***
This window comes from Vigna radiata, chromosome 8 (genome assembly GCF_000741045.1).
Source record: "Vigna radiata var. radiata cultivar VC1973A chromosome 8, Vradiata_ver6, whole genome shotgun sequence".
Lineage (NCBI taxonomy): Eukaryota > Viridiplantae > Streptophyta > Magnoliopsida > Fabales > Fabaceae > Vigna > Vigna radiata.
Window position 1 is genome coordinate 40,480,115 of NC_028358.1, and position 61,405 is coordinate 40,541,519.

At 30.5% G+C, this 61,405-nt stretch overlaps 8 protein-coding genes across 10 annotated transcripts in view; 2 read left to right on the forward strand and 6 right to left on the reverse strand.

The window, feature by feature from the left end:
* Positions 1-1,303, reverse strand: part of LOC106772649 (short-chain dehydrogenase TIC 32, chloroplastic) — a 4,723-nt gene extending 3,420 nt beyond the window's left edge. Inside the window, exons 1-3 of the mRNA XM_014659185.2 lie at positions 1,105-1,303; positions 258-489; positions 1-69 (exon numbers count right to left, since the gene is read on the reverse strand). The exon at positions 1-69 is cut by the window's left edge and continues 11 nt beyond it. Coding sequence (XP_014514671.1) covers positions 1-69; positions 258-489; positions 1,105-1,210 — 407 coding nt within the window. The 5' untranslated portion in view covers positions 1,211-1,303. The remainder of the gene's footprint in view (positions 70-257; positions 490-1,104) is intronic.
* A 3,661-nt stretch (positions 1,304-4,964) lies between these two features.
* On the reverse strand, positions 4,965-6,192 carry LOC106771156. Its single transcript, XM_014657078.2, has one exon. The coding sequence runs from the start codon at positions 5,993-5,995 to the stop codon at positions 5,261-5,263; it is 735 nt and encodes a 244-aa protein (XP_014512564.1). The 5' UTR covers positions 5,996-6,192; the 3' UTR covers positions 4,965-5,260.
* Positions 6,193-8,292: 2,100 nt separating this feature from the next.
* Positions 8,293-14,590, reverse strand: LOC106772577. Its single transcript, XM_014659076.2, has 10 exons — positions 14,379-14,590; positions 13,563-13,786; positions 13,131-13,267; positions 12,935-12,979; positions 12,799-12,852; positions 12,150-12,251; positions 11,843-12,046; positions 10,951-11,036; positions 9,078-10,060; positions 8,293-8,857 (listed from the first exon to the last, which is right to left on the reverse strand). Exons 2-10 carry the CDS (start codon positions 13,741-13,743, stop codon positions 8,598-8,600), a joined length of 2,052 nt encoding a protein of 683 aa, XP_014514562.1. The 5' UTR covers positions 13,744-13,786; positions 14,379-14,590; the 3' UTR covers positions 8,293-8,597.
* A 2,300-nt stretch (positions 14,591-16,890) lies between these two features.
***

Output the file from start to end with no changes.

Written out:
This window comes from Vigna radiata, chromosome 8 (genome assembly GCF_000741045.1).
Source record: "Vigna radiata var. radiata cultivar VC1973A chromosome 8, Vradiata_ver6, whole genome shotgun sequence".
Lineage (NCBI taxonomy): Eukaryota > Viridiplantae > Streptophyta > Magnoliopsida > Fabales > Fabaceae > Vigna > Vigna radiata.
Window position 1 is genome coordinate 40,480,115 of NC_028358.1, and position 61,405 is coordinate 40,541,519.

At 30.5% G+C, this 61,405-nt stretch overlaps 8 protein-coding genes across 10 annotated transcripts in view; 2 read left to right on the forward strand and 6 right to left on the reverse strand.

The window, feature by feature from the left end:
* Positions 1-1,303, reverse strand: part of LOC106772649 (short-chain dehydrogenase TIC 32, chloroplastic) — a 4,723-nt gene extending 3,420 nt beyond the window's left edge. Inside the window, exons 1-3 of the mRNA XM_014659185.2 lie at positions 1,105-1,303; positions 258-489; positions 1-69 (exon numbers count right to left, since the gene is read on the reverse strand). The exon at positions 1-69 is cut by the window's left edge and continues 11 nt beyond it. Coding sequence (XP_014514671.1) covers positions 1-69; positions 258-489; positions 1,105-1,210 — 407 coding nt within the window. The 5' untranslated portion in view covers positions 1,211-1,303. The remainder of the gene's footprint in view (positions 70-257; positions 490-1,104) is intronic.
* A 3,661-nt stretch (positions 1,304-4,964) lies between these two features.
* On the reverse strand, positions 4,965-6,192 carry LOC106771156. Its single transcript, XM_014657078.2, has one exon. The coding sequence runs from the start codon at positions 5,993-5,995 to the stop codon at positions 5,261-5,263; it is 735 nt and encodes a 244-aa protein (XP_014512564.1). The 5' UTR covers positions 5,996-6,192; the 3' UTR covers positions 4,965-5,260.
* Positions 6,193-8,292: 2,100 nt separating this feature from the next.
* Positions 8,293-14,590, reverse strand: LOC106772577. Its single transcript, XM_014659076.2, has 10 exons — positions 14,379-14,590; positions 13,563-13,786; positions 13,131-13,267; positions 12,935-12,979; positions 12,799-12,852; positions 12,150-12,251; positions 11,843-12,046; positions 10,951-11,036; positions 9,078-10,060; positions 8,293-8,857 (listed from the first exon to the last, which is right to left on the reverse strand). Exons 2-10 carry the CDS (start codon positions 13,741-13,743, stop codon positions 8,598-8,600), a joined length of 2,052 nt encoding a protein of 683 aa, XP_014514562.1. The 5' UTR covers positions 13,744-13,786; positions 14,379-14,590; the 3' UTR covers positions 8,293-8,597.
* A 2,300-nt stretch (positions 14,591-16,890) lies between these two features.